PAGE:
A look at the psychology of the chair-chief relationship | Third Sector
Get suggestions to enhance the relationship between the board chair and the chief executive in this topic from the Free Management Library. While a CEO and a chairman of the board can sometimes be the same person, each A chief executive officer leads the company, while the chairman leads the board This key difference is based on the role of each leader. When the CEO and Chair relationship functions well, it provides a supportive environment for the CEO and allows the organisation to flourish. When the.
In both cases, though, it has to be handled with great caution and self-awareness. Aplomb James Strachan is a good example of someone who moved between the boardroom and chief executive's office with aplomb.
So we had an existing working relationship. We both thought I might find it difficult to stand back from some projects that were close to my heart, but John had been involved in them from the start, so it was easy to shift to different but still complementary roles. The key, then, is to identify and work through the inherent tensions. And for all those examples of where it has gone wrong, there are plenty more cases where it has worked productively, when done well and thoughtfully.
A survey by Cass Business School has suggested that 88 per cent of chief executives think they have an "extremely good" or "very good" working relationship with their chairs. Bush used "chairman" for men and "chair" for women. In the British music hall tradition, the Chairman was the master of ceremonies who announced the performances and was responsible for controlling any rowdy elements in the audience. Magnuson presides over the annual meeting of the Friends of the Ulriksdal Palace Theater.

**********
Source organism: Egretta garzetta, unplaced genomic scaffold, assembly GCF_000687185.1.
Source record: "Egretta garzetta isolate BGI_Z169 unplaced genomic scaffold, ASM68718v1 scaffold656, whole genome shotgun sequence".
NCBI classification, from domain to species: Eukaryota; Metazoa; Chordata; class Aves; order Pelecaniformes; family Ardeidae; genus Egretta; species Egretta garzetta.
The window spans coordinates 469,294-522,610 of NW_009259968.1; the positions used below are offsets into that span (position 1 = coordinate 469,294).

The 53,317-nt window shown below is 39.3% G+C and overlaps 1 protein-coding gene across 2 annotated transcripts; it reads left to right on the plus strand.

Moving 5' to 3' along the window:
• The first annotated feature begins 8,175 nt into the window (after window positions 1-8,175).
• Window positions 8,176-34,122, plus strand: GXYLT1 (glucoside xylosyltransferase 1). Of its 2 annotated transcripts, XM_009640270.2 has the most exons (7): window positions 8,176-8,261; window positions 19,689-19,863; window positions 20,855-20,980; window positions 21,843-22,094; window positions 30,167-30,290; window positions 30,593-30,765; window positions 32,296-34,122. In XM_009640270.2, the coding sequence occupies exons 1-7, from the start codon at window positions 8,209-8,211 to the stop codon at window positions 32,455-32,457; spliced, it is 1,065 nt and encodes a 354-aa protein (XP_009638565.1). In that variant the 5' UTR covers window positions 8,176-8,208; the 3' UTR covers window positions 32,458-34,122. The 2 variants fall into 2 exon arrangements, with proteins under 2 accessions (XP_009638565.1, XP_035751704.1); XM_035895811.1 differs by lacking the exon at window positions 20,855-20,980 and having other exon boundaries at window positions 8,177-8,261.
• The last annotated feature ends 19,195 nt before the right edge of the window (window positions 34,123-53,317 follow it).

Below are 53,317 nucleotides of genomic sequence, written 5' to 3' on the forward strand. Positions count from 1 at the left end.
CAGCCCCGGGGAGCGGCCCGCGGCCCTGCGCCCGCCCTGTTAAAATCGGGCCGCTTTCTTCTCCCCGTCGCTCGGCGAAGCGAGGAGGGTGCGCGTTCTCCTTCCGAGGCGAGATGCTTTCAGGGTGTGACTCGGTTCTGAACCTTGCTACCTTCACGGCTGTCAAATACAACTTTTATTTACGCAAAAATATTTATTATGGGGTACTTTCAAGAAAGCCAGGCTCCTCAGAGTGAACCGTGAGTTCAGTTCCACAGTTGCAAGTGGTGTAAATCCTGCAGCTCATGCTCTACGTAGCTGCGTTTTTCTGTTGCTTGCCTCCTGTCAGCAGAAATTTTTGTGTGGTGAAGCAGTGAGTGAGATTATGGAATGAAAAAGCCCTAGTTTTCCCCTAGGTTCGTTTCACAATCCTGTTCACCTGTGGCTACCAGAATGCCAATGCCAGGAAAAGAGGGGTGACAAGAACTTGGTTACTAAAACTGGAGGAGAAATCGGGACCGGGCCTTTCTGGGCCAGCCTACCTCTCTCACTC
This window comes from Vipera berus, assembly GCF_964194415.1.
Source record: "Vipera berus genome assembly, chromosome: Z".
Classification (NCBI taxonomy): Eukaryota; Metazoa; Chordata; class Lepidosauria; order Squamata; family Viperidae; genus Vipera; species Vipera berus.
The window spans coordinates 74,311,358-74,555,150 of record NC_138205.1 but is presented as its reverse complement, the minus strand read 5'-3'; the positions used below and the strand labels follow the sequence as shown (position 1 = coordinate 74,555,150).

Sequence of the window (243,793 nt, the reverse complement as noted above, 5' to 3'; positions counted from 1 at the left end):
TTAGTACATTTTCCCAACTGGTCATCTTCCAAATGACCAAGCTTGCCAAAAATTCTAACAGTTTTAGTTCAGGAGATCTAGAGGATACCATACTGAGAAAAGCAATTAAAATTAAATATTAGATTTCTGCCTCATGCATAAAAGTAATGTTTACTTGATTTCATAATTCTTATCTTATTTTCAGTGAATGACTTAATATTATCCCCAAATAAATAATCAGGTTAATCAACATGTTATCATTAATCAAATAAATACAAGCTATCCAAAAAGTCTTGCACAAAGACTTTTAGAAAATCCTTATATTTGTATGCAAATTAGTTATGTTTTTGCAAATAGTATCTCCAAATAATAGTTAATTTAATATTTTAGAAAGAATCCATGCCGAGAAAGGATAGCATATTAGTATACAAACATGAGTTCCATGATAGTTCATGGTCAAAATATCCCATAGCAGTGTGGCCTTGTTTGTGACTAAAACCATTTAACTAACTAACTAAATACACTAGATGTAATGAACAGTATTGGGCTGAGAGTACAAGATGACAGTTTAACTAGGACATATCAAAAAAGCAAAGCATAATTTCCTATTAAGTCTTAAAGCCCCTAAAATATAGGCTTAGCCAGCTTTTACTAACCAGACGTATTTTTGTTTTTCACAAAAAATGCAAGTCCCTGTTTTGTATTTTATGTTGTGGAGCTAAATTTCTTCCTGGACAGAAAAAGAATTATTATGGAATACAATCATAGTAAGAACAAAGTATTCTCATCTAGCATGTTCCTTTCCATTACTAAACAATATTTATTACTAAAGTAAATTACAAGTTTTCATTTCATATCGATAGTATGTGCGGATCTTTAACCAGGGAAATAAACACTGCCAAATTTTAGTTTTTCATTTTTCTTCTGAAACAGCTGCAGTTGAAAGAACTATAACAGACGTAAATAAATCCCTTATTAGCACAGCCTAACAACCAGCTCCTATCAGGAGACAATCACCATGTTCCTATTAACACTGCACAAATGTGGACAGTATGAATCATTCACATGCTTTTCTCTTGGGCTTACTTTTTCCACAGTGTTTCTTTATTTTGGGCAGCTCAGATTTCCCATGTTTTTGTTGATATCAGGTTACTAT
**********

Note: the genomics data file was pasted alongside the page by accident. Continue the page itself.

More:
In addition to the administrative or executive duties in organizations, the chairman has the duties of presiding over meetings. Calling the meeting to order Determining if a quorum is present Announcing the items on the order of business or agenda as they come up Recognition of members to have the floor Enforcing the rules of the group Putting all questions motions to a vote Adjourning the meeting While presiding, the chairman should remain impartial and not interrupt a speaker if the speaker has the floor and is following the rules of the group.
However, in assemblies or larger boards, the chairman should vote only when it can affect the result.
In some organizations the chairman has the authority to hire staff and make financial decisions, while in others the chairman only makes recommendations to a board of directorsand still others the chairman has no executive powers and is mainly a spokesman for the organization.
The amount of power given to the chairman depends on the type of organization, its structure, and the rules it has created for itself. Disciplinary procedures[ edit ] If the chairman exceeds the given authority, engages in misconduct, or fails to perform the duties, the chairman may face disciplinary procedures. Such procedures may include censuresuspension, or removal from office.
If you're a board chair or chief executive, 1.
Chairman - Wikipedia